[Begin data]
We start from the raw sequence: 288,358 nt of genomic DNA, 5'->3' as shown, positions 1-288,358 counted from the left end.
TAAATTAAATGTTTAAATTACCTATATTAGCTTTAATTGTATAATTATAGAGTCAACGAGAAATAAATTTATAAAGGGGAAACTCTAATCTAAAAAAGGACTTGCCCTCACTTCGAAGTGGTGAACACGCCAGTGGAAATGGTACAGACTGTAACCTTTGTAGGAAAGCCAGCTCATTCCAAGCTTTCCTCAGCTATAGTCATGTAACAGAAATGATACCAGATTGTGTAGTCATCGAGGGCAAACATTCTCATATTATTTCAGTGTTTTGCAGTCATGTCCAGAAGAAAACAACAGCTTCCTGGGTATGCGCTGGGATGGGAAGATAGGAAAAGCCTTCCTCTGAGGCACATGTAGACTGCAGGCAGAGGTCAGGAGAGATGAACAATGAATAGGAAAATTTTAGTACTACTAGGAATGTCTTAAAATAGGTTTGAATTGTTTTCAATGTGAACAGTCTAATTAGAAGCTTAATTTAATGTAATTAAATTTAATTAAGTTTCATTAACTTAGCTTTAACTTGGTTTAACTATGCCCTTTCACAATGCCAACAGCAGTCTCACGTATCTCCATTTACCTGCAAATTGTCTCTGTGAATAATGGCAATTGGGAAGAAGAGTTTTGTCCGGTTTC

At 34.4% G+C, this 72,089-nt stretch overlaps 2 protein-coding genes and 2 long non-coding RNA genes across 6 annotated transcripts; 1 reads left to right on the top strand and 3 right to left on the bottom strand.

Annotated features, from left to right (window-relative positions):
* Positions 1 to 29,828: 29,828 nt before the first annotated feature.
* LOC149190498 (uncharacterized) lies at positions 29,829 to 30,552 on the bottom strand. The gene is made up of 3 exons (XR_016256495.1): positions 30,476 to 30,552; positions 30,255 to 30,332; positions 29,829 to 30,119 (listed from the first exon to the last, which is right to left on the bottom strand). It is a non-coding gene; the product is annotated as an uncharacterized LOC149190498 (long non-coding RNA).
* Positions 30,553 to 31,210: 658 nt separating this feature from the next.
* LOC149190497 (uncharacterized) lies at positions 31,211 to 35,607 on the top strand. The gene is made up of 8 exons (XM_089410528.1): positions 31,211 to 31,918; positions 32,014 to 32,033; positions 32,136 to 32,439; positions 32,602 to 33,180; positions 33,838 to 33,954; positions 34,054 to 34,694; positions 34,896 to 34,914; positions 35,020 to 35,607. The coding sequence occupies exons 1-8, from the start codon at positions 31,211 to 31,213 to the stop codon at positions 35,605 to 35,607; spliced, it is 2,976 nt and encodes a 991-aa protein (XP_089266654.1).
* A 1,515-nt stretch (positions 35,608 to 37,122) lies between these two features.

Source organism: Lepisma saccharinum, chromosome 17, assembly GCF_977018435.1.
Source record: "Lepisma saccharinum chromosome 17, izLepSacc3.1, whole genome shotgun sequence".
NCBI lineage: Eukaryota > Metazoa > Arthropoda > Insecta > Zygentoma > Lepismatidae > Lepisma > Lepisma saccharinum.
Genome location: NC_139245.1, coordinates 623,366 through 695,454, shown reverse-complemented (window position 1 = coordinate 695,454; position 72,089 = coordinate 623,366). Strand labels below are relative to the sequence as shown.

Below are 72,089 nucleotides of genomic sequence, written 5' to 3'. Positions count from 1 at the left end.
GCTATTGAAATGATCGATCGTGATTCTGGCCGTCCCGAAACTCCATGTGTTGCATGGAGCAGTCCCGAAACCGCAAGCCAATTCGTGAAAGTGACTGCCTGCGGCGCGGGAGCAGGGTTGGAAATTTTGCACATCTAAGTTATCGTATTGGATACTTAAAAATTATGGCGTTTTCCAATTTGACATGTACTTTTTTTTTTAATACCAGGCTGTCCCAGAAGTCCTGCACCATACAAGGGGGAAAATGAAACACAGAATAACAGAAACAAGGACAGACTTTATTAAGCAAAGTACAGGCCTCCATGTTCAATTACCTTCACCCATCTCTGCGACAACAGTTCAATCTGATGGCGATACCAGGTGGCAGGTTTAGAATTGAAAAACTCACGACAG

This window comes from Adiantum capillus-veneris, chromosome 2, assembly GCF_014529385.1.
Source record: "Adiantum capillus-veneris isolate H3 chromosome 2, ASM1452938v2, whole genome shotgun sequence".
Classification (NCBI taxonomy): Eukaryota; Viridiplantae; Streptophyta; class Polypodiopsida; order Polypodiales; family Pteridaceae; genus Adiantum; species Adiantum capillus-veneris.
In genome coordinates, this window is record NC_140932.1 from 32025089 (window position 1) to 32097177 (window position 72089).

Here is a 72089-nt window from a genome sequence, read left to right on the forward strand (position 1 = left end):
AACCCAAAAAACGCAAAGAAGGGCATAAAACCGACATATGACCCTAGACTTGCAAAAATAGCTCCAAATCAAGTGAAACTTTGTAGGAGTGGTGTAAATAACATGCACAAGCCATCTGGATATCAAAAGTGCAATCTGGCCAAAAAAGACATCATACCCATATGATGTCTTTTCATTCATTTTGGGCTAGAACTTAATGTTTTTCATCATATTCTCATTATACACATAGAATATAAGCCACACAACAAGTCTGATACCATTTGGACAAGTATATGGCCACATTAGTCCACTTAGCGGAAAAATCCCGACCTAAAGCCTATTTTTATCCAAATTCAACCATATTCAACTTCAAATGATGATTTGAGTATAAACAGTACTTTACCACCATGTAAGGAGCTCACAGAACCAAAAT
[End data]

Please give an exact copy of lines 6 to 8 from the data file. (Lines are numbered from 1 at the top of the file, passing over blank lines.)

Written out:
* LOC149190498 (uncharacterized) lies at positions 29,829 to 30,552 on the bottom strand. The gene is made up of 3 exons (XR_016256495.1): positions 30,476 to 30,552; positions 30,255 to 30,332; positions 29,829 to 30,119 (listed from the first exon to the last, which is right to left on the bottom strand). It is a non-coding gene; the product is annotated as an uncharacterized LOC149190498 (long non-coding RNA).
* Positions 30,553 to 31,210: 658 nt separating this feature from the next.
* LOC149190497 (uncharacterized) lies at positions 31,211 to 35,607 on the top strand. The gene is made up of 8 exons (XM_089410528.1): positions 31,211 to 31,918; positions 32,014 to 32,033; positions 32,136 to 32,439; positions 32,602 to 33,180; positions 33,838 to 33,954; positions 34,054 to 34,694; positions 34,896 to 34,914; positions 35,020 to 35,607. The coding sequence occupies exons 1-8, from the start codon at positions 31,211 to 31,213 to the stop codon at positions 35,605 to 35,607; spliced, it is 2,976 nt and encodes a 991-aa protein (XP_089266654.1).